The first time a pastor ever made me cry out of frustration was when I was 18 years old and working as an intern at a megachurch. I proposed that I spend the summer focusing on about 10 middle school girls, intentionally developing relationships with them.
“Just 10?” the pastor responded, berating me for wasting his time on a small vision. He wanted to be wowed by numbers and metrics. He wanted not just a small group of girls to know Jesus more deeply but a revival where hundreds would be baptized.
This pastor, while I disagree with him, isn’t uniquely evil. He was simply influenced by ill-formed impulses in evangelicalism to grandiosity and efficiency. But we as a church need to rediscover the goodness of smallness and particularity. If we do not, we are in danger of trading depth for shallowness and discipleship for spectacle.
Arguably the most important institution in America today is the local church. And one of its most important and prophetic callings in our moment is to remain, characteristically, local—that is, committed to a particular people in a particular place.
Wendell Berry said that the things we “love tend to have proper names.” We cannot love the church or the world abstractly. Instead, when we preach and minister to others, we must learn to do so for people with proper names in a place with a proper name.
Jesus’ ministry is the ultimate example of embracing smallness and particularity. “The glory of Christianity is its claim that small things really matter and that the small company, the very few, the one man, the one woman, the one child are of infinite worth to God,” wrote former archbishop of Canterbury Michael Ramsey. “Our Lord devoted himself to a small country, to small things and to individual men and women, often giving hours of time to the very few or to the one man or woman.”
He continued: “Our Lord gives many hours to one woman of Samaria, one Nicodemus, one Martha, one Mary, one Lazarus, one Simon Peter, for the infinite worth of the one is the key to the Christian understanding of the many.”
When I read the Gospels, it seems that if Jesus wanted to quickly reach the masses with his message, he wasted a lot of time. Ramsey notes how, like us, Jesus lived in “a vast world, with its vast empires and vast events and tragedies.” Yet, he lived most of his life in obscurity, and even once his public ministry began, he spent the majority of his time with a small group of people or alone in prayer.
Though he did preach to large groups, from a strategic growth perspective—when one considers the amount of time Jesus spent sitting with a very few and not out healing, rebuking, preaching, teaching, or wowing the crowds with miracles—our Lord’s ministry seems positively inefficient.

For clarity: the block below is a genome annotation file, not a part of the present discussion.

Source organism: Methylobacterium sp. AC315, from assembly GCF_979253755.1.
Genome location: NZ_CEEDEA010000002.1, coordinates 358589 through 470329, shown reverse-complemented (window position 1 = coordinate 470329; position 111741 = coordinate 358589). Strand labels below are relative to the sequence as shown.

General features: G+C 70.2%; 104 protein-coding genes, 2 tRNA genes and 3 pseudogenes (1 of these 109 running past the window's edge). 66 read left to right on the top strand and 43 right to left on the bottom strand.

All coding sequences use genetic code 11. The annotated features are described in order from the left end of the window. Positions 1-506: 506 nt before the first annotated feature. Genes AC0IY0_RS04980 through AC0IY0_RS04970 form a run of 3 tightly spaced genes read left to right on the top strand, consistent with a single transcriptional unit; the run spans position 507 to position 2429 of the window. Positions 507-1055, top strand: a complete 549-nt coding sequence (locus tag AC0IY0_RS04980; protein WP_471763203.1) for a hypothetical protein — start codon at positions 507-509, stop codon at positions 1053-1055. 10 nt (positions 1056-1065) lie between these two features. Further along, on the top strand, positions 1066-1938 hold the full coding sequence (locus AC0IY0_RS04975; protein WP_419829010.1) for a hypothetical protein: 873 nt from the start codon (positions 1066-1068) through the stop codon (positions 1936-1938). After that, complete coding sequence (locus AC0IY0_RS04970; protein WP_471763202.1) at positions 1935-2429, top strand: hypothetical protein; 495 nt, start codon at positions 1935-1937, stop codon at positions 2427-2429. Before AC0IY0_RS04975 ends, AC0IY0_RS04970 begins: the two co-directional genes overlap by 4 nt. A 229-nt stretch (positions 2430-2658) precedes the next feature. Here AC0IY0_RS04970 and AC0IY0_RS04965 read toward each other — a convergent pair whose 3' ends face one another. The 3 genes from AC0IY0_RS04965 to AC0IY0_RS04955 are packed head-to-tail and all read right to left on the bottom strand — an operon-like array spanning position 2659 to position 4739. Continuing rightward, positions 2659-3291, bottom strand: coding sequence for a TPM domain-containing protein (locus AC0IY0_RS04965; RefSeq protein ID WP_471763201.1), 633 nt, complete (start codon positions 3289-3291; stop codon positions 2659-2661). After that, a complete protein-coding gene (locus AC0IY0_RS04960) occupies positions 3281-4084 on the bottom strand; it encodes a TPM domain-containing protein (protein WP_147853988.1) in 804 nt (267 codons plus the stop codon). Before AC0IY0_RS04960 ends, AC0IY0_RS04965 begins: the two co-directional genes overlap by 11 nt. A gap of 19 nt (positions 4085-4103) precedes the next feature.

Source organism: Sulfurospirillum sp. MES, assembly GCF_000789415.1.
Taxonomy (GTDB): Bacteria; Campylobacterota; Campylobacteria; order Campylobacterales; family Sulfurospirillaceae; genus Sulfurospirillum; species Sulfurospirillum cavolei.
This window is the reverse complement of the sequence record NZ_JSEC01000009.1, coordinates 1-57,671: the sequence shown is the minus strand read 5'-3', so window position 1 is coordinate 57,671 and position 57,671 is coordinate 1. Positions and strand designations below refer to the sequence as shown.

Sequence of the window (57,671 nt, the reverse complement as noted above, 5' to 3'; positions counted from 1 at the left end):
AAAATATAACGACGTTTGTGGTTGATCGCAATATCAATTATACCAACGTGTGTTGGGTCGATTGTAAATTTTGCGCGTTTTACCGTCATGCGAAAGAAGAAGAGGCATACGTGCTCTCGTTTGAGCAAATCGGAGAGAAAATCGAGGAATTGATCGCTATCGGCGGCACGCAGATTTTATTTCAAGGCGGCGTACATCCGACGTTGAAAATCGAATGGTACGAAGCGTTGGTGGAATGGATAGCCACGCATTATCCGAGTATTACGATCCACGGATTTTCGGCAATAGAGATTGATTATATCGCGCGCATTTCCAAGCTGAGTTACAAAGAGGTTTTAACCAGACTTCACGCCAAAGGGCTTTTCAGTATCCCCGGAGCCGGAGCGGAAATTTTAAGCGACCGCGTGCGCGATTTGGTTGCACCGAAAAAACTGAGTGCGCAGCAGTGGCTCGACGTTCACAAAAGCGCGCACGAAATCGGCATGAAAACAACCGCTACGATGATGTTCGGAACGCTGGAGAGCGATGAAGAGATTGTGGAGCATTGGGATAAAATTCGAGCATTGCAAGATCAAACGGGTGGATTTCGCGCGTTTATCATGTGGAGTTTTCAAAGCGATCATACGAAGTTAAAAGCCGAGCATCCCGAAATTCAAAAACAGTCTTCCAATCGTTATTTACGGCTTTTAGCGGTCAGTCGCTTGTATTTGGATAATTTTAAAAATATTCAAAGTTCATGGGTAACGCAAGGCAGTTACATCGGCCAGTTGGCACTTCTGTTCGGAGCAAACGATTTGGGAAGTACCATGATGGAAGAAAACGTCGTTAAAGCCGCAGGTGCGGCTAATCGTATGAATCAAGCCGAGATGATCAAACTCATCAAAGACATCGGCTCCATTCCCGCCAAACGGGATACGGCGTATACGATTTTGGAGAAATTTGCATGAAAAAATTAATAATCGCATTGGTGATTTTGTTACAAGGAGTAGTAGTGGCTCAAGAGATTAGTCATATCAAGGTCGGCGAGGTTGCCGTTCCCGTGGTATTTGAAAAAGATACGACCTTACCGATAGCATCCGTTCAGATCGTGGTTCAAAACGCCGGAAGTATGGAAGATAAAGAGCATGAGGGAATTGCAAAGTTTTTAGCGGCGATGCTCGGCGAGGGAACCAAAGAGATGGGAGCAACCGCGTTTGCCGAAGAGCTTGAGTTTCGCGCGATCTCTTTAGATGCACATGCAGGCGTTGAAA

One of the chief temptations of our digital age is to aim our ministry at those outside the church and to preach to those outside the sanctuary. I heard from one friend that their church began streaming online worship during the pandemic but now plans on offering it broadly for everyone for decades to come. The expressed reason for doing so? They discovered their services garnered a “national audience.”
But disciples are not usually formed in a mass “audience.” They must have proper names.
A sermon is an act of love, not punditry. Preaching flows, in part, from sitting across from a church member over coffee, from pastoral care and counseling, from hospital visitation, and from walking the streets of a particular city and neighborhood.
In general, discipleship is only possible if we know real people and their struggles, needs, and paths of growth. To seek a national platform is to subtly center church on a worship experience—which becomes a performance akin to a rock concert or a TED talk—as opposed to being an embodied local community, living life together, gathered around Word and sacrament.
The quiet, small, and slow work of local churches and pastors witnesses to a different way of being in a world that often embraces the loud, the big, and the efficient. This patient work follows Jesus in seeing and affirming the infinite worth of the one, whom he knows and calls by name.
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